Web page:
Exxon exodus turns floating ‘cube’ into Internet meme

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HOUSTON, Oct 4 (Businesshala) – Exxon Mobil’s trophy US campus is becoming an Internet meme.

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The complex, sometimes visually stunning compared to Apple’s Ring and Alphabet’s Googleplex campuses, opened in 2014 as Exxon topped the global oil market. Its centerpiece is a giant cube that appears to float above the office and research facility.

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The Cube has become a symbol of a gruesome employee exodus and Exxon’s financial collapse. Hundreds of employees who departed this year have posted photos of it standing in front of it on social media on their last day of work, and versions have spread at Exxon facilities around the world.

A historic, $22.4 billion loss last year sparked the departure of thousands of employees. The cost cuts will reduce 14,000 jobs by the end of the year, and this year’s job review has drawn voluntary and forced departures – along with Cube’s social media postings.

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“You should scan social media and find all the people who are excited to join ExxonMobil,” Exxon spokesperson Casey Norton told Businesshala. He said the restructuring cuts ended last December and any positions opened this year because of performance-related dismissals could be refilled.

auld lang cine

“That picture will always remind me of the positive experiences I’ve had,” said Jason Crawford, Exxon’s former finance supervisor. He resigned after concluding that top management was unprepared for the challenges ahead and that Exxon’s “days of being a global leader are long behind them.”

The Cube was designed to showcase Axon’s engineering and technology prowess. A feat of engineering, this 385-acre campus has an open courtyard with floats and reflecting pools.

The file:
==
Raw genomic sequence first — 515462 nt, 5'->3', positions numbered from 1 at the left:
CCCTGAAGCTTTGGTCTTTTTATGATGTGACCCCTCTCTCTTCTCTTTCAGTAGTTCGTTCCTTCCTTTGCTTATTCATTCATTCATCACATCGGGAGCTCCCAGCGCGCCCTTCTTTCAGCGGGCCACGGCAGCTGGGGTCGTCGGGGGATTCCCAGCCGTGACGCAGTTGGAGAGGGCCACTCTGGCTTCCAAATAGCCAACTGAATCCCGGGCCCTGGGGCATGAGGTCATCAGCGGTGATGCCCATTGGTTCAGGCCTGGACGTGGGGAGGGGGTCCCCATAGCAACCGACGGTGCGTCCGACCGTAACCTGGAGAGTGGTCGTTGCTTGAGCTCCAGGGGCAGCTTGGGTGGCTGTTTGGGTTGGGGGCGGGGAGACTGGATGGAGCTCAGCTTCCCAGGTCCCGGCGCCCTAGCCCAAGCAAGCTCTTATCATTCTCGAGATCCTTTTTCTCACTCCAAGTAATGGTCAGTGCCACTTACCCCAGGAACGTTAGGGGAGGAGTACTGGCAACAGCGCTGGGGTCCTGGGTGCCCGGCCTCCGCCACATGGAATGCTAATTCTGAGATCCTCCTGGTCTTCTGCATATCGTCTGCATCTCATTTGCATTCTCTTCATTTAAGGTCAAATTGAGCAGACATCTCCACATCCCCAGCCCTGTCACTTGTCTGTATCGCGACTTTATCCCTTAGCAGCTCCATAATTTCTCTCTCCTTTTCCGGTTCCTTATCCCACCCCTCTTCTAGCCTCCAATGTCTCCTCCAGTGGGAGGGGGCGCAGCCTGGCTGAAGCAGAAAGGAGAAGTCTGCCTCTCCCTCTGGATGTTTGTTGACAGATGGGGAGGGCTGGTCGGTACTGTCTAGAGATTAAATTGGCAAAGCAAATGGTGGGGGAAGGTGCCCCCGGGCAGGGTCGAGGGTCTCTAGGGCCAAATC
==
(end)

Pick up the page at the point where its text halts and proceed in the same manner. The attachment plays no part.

Officially called the Exxon Energy Center, it opened in 2014 at a time when the firm was at the top of the global oil and gas market. Oil was selling for $100 a barrel and Exxon’s market value, which is now about $258 billion, swelled to close to half a trillion dollars.

The building initially provided a symbol of Exxon’s high-tech ambitions for itself and then an attraction for talented engineers to come to high-tech companies. The campus has walkways that pass through the area, restaurants, a gym with trainers, and physics laboratories.

Hi-Tech Greed

Avery Smith, who posted a photo of himself in front of the Cube earlier this year, was one of those who were drawn to the complex. The 26-year-old data scientist worked at Exxon Mobil Research and Engineering and left last January to start Snow Data Science.

Exxon’s “rigorous culture” limited the projects it wanted to pursue and its pandemic work-from-home restrictions put it on. “I was a little stuck in my position and wanted to do bigger projects,” said Smith, opting to start his own venture.

The Cube represents the company at its best, said Smith and others, who have posted their Cube portraits.

“I was challenged to work with people from all over the world,” wrote engineer Margaret Webb, “to tackle some of the biggest problems the world faces today.”

Although she left Exxon in February “before the trend became popular,” Webb recently felt compelled to add her after seeing materiality from hundreds of colleagues.

“The biggest thing I take for granted is this – something needs to be done about how engineers consider the ethical, social and environmental impacts of their daily work,” he wrote.

a lego replica

Cube references now appear in Goodbye from Texas. An Axon scientist in Calgary, Alberta built a cube replica out of Legos for his goodbye image. A Buenos Aires, Argentina, finance supervisor snaps a photo from his prior trip.

“I don’t have a conventional energy cube picture,” said Krishnan Kumaran, 55, who took early retirement last month after 18 years at the company. His goodbyes included “a photograph of the (Exxon) building located in pastoral Clinton, New Jersey”, where he worked as a computational scientist.

Reporting by Gary McWilliams; Editing by Dan Grebler


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